A new clinical trial will attempt to determine how certain chemical compounds in marijuana might help children with autism. The compound in question is cannabidiol, more commonly known as CBD.
Cannabis is largely made up of two chemicals: tetrahydrocannabinol, THC, and CBD. When consumed, THC is thought to be responsible for the euphoric high associated with marijuana use, while CBD provides a calming sensation.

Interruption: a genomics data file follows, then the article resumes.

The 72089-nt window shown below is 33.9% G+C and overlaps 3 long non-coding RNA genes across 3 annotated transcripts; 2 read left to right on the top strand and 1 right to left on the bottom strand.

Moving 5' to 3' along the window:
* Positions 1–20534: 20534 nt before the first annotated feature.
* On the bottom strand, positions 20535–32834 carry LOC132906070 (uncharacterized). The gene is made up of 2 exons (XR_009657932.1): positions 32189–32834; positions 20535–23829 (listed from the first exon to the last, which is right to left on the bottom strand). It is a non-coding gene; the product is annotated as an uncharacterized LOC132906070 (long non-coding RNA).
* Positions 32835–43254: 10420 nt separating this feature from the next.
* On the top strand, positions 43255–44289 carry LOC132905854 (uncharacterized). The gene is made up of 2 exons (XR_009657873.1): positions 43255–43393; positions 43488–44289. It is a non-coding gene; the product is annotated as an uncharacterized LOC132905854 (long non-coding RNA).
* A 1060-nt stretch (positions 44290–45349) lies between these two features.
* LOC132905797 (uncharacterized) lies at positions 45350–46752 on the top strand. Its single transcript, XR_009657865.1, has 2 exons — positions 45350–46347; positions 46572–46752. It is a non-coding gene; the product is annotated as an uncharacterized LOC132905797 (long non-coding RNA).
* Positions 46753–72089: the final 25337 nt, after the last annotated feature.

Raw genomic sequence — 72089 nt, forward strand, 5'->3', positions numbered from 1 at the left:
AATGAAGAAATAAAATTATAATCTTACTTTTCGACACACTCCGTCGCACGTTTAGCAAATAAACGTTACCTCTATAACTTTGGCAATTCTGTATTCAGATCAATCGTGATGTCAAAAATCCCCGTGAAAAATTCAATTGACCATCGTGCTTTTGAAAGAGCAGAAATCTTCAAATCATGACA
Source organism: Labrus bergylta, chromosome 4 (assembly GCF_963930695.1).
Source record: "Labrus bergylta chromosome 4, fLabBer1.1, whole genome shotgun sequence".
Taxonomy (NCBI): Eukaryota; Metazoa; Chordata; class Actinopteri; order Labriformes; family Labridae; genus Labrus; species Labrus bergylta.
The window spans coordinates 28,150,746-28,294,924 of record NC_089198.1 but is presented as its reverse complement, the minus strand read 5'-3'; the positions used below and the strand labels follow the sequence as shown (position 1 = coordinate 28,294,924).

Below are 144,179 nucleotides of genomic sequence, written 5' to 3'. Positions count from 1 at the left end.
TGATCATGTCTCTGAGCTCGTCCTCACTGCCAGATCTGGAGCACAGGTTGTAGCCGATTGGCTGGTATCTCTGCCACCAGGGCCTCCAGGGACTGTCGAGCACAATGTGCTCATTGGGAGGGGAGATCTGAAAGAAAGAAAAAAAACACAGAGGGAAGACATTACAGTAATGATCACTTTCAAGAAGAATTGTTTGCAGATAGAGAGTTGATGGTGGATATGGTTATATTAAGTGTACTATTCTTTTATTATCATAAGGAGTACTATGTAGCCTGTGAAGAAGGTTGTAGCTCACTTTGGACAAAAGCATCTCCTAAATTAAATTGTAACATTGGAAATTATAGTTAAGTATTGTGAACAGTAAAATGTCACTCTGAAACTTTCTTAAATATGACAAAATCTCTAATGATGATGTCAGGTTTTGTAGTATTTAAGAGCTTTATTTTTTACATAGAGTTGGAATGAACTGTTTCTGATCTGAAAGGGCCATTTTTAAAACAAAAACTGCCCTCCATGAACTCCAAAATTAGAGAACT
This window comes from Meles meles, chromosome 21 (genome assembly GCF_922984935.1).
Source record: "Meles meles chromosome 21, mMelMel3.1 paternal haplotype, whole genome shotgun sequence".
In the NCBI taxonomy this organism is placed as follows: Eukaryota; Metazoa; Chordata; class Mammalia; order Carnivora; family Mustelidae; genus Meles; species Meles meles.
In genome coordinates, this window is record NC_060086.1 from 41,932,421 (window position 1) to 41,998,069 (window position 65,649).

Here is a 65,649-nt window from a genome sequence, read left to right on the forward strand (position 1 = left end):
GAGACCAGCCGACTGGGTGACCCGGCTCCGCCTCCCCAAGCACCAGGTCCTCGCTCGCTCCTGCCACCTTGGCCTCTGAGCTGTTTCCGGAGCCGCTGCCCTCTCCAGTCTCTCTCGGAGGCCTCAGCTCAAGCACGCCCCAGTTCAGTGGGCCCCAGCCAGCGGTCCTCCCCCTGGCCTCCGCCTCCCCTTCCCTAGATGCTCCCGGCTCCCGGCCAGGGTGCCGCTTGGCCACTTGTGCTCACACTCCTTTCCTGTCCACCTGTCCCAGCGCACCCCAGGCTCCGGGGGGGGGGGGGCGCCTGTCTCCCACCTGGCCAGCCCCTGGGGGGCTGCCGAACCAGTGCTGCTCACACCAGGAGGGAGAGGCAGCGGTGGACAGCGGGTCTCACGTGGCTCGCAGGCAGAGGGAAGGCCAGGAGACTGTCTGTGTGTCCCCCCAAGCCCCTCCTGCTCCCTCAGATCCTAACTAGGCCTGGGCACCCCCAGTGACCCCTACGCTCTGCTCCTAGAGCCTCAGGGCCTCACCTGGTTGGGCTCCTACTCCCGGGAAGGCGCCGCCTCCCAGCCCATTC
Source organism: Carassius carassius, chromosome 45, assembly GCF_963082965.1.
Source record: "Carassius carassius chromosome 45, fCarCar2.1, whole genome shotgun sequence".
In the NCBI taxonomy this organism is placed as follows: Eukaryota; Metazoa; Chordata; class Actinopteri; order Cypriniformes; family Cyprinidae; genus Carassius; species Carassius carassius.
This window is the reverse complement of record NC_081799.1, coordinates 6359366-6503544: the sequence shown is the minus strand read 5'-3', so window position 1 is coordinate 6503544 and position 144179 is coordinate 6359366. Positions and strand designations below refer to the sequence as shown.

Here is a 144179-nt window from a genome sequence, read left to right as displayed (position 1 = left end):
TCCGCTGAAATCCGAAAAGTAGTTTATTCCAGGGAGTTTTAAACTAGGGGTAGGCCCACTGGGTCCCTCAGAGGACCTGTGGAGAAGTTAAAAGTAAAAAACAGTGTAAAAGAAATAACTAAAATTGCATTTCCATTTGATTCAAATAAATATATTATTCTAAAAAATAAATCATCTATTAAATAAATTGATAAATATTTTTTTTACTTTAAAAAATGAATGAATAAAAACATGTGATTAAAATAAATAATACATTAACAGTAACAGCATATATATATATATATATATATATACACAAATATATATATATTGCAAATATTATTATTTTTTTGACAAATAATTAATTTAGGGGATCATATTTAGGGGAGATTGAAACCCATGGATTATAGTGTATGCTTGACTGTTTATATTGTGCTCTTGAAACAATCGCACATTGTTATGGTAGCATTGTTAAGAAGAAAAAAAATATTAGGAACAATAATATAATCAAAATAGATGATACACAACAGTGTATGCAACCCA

Some studies have found that CBD may be useful in lowering anxiety and helping children with epilepsy.
Now, the Center for Medicinal Cannabis Research (CMCR) at the UC San Diego School of Medicine aims to determine if marijuana could be useful in curbing challenging behaviors associated with Autism Spectrum Disorder.
For example, there are oppositional behaviors that can turn a common request, like washing the dishes, into a screaming match.